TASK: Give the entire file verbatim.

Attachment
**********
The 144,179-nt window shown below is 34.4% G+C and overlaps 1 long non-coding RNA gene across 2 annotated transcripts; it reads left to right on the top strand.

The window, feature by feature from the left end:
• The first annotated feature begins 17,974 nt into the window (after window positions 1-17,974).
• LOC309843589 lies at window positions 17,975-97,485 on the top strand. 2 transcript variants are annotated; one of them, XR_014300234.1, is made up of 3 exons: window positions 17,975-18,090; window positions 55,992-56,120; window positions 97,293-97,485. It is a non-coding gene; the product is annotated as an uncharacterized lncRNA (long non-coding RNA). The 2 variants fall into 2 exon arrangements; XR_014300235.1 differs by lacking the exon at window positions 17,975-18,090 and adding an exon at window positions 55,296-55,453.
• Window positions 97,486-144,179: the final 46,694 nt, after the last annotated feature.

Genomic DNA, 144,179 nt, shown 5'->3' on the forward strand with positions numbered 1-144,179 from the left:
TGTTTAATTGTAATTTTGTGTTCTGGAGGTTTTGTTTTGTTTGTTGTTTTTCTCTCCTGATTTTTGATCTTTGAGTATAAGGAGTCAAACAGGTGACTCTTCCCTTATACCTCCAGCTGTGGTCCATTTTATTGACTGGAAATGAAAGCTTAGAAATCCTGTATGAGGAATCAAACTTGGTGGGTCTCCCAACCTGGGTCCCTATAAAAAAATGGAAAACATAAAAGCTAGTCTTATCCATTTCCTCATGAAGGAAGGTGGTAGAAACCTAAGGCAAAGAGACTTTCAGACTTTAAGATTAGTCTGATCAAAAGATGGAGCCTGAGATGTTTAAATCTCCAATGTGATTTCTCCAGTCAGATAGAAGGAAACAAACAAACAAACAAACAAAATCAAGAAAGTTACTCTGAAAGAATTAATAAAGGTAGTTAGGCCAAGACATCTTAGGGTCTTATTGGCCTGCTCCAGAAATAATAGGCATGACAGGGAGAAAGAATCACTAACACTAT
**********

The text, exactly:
The 144,179-nt window shown below is 34.4% G+C and overlaps 1 long non-coding RNA gene across 2 annotated transcripts; it reads left to right on the top strand.

The window, feature by feature from the left end:
• The first annotated feature begins 17,974 nt into the window (after window positions 1-17,974).
• LOC309843589 lies at window positions 17,975-97,485 on the top strand. 2 transcript variants are annotated; one of them, XR_014300234.1, is made up of 3 exons: window positions 17,975-18,090; window positions 55,992-56,120; window positions 97,293-97,485. It is a non-coding gene; the product is annotated as an uncharacterized lncRNA (long non-coding RNA). The 2 variants fall into 2 exon arrangements; XR_014300235.1 differs by lacking the exon at window positions 17,975-18,090 and adding an exon at window positions 55,296-55,453.
• Window positions 97,486-144,179: the final 46,694 nt, after the last annotated feature.

Genomic DNA, 144,179 nt, shown 5'->3' on the forward strand with positions numbered 1-144,179 from the left:
TGTTTAATTGTAATTTTGTGTTCTGGAGGTTTTGTTTTGTTTGTTGTTTTTCTCTCCTGATTTTTGATCTTTGAGTATAAGGAGTCAAACAGGTGACTCTTCCCTTATACCTCCAGCTGTGGTCCATTTTATTGACTGGAAATGAAAGCTTAGAAATCCTGTATGAGGAATCAAACTTGGTGGGTCTCCCAACCTGGGTCCCTATAAAAAAATGGAAAACATAAAAGCTAGTCTTATCCATTTCCTCATGAAGGAAGGTGGTAGAAACCTAAGGCAAAGAGACTTTCAGACTTTAAGATTAGTCTGATCAAAAGATGGAGCCTGAGATGTTTAAATCTCCAATGTGATTTCTCCAGTCAGATAGAAGGAAACAAACAAACAAACAAACAAAATCAAGAAAGTTACTCTGAAAGAATTAATAAAGGTAGTTAGGCCAAGACATCTTAGGGTCTTATTGGCCTGCTCCAGAAATAATAGGCATGACAGGGAGAAAGAATCACTAACACTAT